EAST RUTHERFORD, N.J. -- It’s Paul Perkins' job to lose as the starting running back for the New York Giants this season. That became evident when coach Ben McAdoo uncharacteristically declared him the starter earlier this offseason.
How exactly Perkins will be used has been significantly more open for debate. The Giants still have Shane Vereen on the roster. When healthy, he’s been their passing-down option. They re-signed Orleans Darkwa and signed Shaun Draughn this offseason. They also drafted Wayne Gallman.
Still, Perkins appears to have the coaching staff sold based on what he did last season and this spring.
“Well, what he’s shown is … in our system you have to have three phases: You have to be able to run the ball. He was an effective runner last year,” running backs coach Craig Johnson said. “You have to be able to catch the ball. He did a good job in that. And you have to be able to block people, because they are going to try you out. He probably improved the most in that situation. Guys were going to test him out to see if they were going to get to the quarterback. He held up very good in protection and he’s continuing to do that.
“If you can do that, that allows you to be a guy that it’s possible to stay on the field all three downs.”
The Giants are of the belief that Perkins can be an every-down back. They used him as such late last year when Vereen was injured and he was in a 50-50 timeshare with Rashad Jennings.
Jennings was released earlier this offseason. He is currently a free agent.
Vereen may change the situation slightly this year. He was subbed in on most passing downs for the Giants the previous season, when he caught 61 passes.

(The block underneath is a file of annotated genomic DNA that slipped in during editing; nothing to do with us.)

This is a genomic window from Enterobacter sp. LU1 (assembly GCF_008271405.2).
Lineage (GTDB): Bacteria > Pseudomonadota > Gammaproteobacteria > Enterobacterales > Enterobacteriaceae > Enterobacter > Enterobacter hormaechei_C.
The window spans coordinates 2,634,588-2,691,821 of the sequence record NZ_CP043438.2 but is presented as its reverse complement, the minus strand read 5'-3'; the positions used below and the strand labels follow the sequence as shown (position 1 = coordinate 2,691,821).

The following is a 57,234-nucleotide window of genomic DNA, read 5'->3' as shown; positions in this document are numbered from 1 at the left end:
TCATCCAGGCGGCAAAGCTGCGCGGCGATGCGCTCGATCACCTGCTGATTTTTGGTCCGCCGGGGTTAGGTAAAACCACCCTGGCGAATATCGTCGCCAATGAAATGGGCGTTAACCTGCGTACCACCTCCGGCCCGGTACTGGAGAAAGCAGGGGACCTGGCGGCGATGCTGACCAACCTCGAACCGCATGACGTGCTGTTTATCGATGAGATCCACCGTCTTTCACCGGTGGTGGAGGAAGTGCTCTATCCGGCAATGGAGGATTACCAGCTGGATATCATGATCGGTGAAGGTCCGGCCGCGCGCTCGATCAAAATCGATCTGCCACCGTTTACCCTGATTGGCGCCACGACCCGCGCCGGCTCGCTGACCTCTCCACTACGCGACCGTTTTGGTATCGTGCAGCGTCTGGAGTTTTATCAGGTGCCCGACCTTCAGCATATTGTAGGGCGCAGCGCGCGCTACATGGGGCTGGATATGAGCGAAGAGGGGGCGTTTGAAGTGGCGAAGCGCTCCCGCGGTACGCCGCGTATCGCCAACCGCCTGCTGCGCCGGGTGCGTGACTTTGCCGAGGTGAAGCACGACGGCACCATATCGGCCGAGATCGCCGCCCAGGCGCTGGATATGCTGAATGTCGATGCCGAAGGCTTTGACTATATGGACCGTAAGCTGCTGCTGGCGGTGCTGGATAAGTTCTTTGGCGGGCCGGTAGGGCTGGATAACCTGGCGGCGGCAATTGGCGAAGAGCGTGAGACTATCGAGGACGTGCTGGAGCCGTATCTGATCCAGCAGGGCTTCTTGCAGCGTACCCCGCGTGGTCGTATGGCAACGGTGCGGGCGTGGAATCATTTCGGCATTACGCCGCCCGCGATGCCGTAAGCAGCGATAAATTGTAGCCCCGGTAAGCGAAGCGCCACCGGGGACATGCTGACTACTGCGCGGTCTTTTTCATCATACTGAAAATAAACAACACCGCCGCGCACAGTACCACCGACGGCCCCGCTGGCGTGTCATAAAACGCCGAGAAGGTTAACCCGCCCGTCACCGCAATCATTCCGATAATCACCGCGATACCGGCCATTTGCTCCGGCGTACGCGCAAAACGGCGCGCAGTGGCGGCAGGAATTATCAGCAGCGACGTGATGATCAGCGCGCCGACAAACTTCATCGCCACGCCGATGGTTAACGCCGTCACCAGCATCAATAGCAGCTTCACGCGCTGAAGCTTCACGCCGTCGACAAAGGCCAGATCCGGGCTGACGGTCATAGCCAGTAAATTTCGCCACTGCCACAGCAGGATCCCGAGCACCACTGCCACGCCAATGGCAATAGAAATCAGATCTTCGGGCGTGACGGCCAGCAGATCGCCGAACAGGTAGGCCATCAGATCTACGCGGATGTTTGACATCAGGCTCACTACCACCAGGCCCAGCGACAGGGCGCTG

But this year could be different. Perkins may just be viewed as the feature back the Giants have lacked in recent years.
“I really like what Paul Perkins has been doing so far,” Johnson said. “He ended last season playing like a guy that is ready to take over the job. There is nothing so far in the offseason to show he’s not going to be able to handle that role.
“But that is today. It’s a long way from today to the opening game.”
Ninety-five days, to be exact. A lot can happen in 95 days.
If something does change, it’s not going to be Perkins’ physical skills that will derail him from being the Giants’ primary back and a significant fantasy option this season.
“He really can cut sharp. He can put his foot into the ground,” Johnson said. “He can burst through the hole. It helps both in the run and pass protection. That really has helped his versatility.”
It’s undoubtedly Perkins’ job to lose. But Vereen, Darkwa, Gallman and Draughn will be waiting if something does go wrong over the next three months.
For Vereen, it's about staying on the field. He twice tore his triceps last season. The Giants do like Darkwa. He’s produced (3.8 yards per carry) when they have put him on the field. Their concern with him is health. He missed the final six games last season with an injured leg that never properly healed from the previous spring. Gallman has run and caught the ball well this spring. But he still needs some work in pass protection to earn a substantial role as a rookie.
After an offseason where they passed on most of the big names (and offered the minimum salary benefit to LeGarrette Blount), the Giants are betting big on Perkins. And now we see why -- they view him as a potential three-down back.